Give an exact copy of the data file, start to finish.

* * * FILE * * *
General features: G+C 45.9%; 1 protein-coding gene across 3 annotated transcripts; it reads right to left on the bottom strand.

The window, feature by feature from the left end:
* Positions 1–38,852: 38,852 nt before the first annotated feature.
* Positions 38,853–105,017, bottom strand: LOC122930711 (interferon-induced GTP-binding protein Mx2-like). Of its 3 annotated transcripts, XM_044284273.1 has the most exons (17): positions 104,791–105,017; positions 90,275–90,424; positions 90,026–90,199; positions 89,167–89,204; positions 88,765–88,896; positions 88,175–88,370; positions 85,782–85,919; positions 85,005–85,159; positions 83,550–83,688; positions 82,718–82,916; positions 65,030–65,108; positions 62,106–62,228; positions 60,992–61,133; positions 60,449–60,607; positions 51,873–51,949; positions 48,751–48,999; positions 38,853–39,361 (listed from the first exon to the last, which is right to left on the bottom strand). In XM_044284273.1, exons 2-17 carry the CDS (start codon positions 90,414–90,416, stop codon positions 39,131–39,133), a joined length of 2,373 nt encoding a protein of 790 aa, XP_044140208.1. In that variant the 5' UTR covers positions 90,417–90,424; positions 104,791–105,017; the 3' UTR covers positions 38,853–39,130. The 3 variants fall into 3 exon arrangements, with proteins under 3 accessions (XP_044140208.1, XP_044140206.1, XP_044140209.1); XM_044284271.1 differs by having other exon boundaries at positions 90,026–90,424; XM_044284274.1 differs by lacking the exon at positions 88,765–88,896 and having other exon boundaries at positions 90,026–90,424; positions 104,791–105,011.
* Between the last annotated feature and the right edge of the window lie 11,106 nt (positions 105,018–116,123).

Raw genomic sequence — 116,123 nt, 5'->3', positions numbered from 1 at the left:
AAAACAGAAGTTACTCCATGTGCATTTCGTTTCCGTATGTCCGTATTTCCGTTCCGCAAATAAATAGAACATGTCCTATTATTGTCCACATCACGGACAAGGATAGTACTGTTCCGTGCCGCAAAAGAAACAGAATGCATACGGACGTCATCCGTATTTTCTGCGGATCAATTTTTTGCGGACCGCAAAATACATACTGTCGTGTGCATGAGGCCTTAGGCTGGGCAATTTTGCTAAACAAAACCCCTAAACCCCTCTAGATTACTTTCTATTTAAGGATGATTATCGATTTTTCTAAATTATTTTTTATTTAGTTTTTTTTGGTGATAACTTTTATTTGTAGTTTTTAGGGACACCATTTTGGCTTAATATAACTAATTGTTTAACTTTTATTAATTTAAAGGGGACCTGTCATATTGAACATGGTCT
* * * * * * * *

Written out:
General features: G+C 45.9%; 1 protein-coding gene across 3 annotated transcripts; it reads right to left on the bottom strand.

The window, feature by feature from the left end:
* Positions 1–38,852: 38,852 nt before the first annotated feature.
* Positions 38,853–105,017, bottom strand: LOC122930711 (interferon-induced GTP-binding protein Mx2-like). Of its 3 annotated transcripts, XM_044284273.1 has the most exons (17): positions 104,791–105,017; positions 90,275–90,424; positions 90,026–90,199; positions 89,167–89,204; positions 88,765–88,896; positions 88,175–88,370; positions 85,782–85,919; positions 85,005–85,159; positions 83,550–83,688; positions 82,718–82,916; positions 65,030–65,108; positions 62,106–62,228; positions 60,992–61,133; positions 60,449–60,607; positions 51,873–51,949; positions 48,751–48,999; positions 38,853–39,361 (listed from the first exon to the last, which is right to left on the bottom strand). In XM_044284273.1, exons 2-17 carry the CDS (start codon positions 90,414–90,416, stop codon positions 39,131–39,133), a joined length of 2,373 nt encoding a protein of 790 aa, XP_044140208.1. In that variant the 5' UTR covers positions 90,417–90,424; positions 104,791–105,017; the 3' UTR covers positions 38,853–39,130. The 3 variants fall into 3 exon arrangements, with proteins under 3 accessions (XP_044140208.1, XP_044140206.1, XP_044140209.1); XM_044284271.1 differs by having other exon boundaries at positions 90,026–90,424; XM_044284274.1 differs by lacking the exon at positions 88,765–88,896 and having other exon boundaries at positions 90,026–90,424; positions 104,791–105,011.
* Between the last annotated feature and the right edge of the window lie 11,106 nt (positions 105,018–116,123).

Raw genomic sequence — 116,123 nt, 5'->3', positions numbered from 1 at the left:
AAAACAGAAGTTACTCCATGTGCATTTCGTTTCCGTATGTCCGTATTTCCGTTCCGCAAATAAATAGAACATGTCCTATTATTGTCCACATCACGGACAAGGATAGTACTGTTCCGTGCCGCAAAAGAAACAGAATGCATACGGACGTCATCCGTATTTTCTGCGGATCAATTTTTTGCGGACCGCAAAATACATACTGTCGTGTGCATGAGGCCTTAGGCTGGGCAATTTTGCTAAACAAAACCCCTAAACCCCTCTAGATTACTTTCTATTTAAGGATGATTATCGATTTTTCTAAATTATTTTTTATTTAGTTTTTTTTGGTGATAACTTTTATTTGTAGTTTTTAGGGACACCATTTTGGCTTAATATAACTAATTGTTTAACTTTTATTAATTTAAAGGGGACCTGTCATATTGAACATGGTCT